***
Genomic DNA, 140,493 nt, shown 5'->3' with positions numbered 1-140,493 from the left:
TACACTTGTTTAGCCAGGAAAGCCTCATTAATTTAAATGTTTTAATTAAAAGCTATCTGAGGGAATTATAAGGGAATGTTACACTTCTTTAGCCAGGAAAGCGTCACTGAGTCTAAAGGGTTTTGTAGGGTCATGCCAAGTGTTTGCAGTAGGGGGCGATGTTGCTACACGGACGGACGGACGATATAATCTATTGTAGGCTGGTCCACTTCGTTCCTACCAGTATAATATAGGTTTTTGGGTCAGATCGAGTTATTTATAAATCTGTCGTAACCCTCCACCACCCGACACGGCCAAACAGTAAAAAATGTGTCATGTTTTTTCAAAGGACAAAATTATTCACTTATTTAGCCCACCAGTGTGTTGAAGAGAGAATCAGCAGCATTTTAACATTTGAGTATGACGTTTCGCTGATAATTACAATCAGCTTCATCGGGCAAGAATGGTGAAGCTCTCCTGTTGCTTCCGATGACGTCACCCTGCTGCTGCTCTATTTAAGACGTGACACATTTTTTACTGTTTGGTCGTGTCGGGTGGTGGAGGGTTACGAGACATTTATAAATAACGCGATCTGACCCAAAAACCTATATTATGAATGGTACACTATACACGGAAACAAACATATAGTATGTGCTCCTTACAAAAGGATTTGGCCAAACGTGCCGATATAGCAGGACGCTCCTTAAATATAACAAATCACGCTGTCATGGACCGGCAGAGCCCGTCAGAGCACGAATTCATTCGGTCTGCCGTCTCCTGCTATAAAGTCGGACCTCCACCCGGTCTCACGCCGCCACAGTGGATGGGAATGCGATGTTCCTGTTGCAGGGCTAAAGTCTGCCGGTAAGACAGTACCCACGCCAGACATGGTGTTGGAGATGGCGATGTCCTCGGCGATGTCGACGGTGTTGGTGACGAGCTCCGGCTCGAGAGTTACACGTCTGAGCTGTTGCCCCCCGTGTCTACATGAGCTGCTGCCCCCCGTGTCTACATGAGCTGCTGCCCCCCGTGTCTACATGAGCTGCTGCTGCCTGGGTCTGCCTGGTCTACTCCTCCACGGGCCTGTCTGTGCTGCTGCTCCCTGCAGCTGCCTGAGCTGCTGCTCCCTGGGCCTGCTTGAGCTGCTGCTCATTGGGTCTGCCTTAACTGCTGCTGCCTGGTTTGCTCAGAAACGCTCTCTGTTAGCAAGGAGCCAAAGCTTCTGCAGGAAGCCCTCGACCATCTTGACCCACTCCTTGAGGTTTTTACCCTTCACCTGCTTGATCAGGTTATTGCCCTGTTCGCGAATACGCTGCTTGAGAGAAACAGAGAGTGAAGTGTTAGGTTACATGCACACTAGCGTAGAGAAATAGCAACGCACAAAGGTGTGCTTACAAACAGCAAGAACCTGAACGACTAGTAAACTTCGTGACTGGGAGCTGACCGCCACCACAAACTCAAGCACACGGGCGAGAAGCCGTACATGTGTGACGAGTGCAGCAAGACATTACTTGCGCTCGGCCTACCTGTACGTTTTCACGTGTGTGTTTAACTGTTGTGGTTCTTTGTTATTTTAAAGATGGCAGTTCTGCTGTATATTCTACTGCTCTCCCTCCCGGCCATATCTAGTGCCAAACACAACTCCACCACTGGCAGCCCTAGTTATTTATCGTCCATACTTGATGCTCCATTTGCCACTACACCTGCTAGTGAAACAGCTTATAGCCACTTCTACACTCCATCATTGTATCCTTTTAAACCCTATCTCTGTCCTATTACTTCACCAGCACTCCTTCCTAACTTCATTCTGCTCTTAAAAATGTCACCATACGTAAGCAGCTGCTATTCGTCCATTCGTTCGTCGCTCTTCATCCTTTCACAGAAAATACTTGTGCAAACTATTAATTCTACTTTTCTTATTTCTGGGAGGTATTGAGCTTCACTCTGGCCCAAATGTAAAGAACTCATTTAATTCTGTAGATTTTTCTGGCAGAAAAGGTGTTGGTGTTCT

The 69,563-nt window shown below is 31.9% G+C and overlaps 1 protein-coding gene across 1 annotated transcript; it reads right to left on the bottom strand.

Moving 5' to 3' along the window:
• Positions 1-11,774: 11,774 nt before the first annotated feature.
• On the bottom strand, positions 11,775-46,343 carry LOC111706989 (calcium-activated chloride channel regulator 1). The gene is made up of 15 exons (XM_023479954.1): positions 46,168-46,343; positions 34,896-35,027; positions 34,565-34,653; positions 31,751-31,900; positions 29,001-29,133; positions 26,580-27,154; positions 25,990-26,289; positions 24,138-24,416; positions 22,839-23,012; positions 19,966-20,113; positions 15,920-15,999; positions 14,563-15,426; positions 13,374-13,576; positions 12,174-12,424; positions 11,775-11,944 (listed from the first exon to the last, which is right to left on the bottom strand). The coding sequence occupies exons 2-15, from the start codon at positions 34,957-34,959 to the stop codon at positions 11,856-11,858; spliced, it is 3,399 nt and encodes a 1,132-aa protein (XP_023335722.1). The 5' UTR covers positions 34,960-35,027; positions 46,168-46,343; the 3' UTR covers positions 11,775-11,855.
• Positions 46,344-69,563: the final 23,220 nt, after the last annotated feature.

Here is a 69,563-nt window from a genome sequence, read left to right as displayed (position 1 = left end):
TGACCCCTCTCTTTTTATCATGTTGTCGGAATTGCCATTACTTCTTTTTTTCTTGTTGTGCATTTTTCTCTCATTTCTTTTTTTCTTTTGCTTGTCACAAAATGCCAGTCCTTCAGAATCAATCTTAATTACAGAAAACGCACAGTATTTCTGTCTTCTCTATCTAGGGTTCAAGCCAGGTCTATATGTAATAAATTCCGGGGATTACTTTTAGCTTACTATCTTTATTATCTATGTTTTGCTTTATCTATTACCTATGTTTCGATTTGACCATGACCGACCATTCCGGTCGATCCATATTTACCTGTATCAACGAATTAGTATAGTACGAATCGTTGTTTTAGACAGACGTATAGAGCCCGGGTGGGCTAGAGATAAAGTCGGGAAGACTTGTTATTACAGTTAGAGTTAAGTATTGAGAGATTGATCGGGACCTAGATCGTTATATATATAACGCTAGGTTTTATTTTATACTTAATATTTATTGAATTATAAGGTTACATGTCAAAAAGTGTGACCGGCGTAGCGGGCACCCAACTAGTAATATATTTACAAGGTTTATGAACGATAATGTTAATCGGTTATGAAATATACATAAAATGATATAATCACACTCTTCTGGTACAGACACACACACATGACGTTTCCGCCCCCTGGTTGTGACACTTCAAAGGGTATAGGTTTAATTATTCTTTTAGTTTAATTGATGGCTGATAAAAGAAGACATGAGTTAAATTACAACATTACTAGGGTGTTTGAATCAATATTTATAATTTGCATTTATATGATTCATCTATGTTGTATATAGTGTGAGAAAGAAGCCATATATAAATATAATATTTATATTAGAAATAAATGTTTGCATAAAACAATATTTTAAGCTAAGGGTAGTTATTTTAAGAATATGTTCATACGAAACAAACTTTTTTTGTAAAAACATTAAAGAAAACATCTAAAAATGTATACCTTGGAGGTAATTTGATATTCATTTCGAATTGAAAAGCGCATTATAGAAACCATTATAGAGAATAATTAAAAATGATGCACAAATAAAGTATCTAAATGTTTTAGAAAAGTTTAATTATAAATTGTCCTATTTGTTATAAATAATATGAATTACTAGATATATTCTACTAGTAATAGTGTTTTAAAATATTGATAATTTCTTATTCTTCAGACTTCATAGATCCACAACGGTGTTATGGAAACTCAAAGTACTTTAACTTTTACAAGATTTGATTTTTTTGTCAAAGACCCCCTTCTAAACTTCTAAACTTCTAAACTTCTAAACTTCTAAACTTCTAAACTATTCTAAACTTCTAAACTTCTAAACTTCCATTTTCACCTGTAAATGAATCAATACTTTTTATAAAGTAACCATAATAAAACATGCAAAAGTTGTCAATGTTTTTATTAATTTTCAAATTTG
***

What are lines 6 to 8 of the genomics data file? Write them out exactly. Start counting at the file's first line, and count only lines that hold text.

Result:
• On the bottom strand, positions 11,775-46,343 carry LOC111706989 (calcium-activated chloride channel regulator 1). The gene is made up of 15 exons (XM_023479954.1): positions 46,168-46,343; positions 34,896-35,027; positions 34,565-34,653; positions 31,751-31,900; positions 29,001-29,133; positions 26,580-27,154; positions 25,990-26,289; positions 24,138-24,416; positions 22,839-23,012; positions 19,966-20,113; positions 15,920-15,999; positions 14,563-15,426; positions 13,374-13,576; positions 12,174-12,424; positions 11,775-11,944 (listed from the first exon to the last, which is right to left on the bottom strand). The coding sequence occupies exons 2-15, from the start codon at positions 34,957-34,959 to the stop codon at positions 11,856-11,858; spliced, it is 3,399 nt and encodes a 1,132-aa protein (XP_023335722.1). The 5' UTR covers positions 34,960-35,027; positions 46,168-46,343; the 3' UTR covers positions 11,775-11,855.
• Positions 46,344-69,563: the final 23,220 nt, after the last annotated feature.

Here is a 69,563-nt window from a genome sequence, read left to right as displayed (position 1 = left end):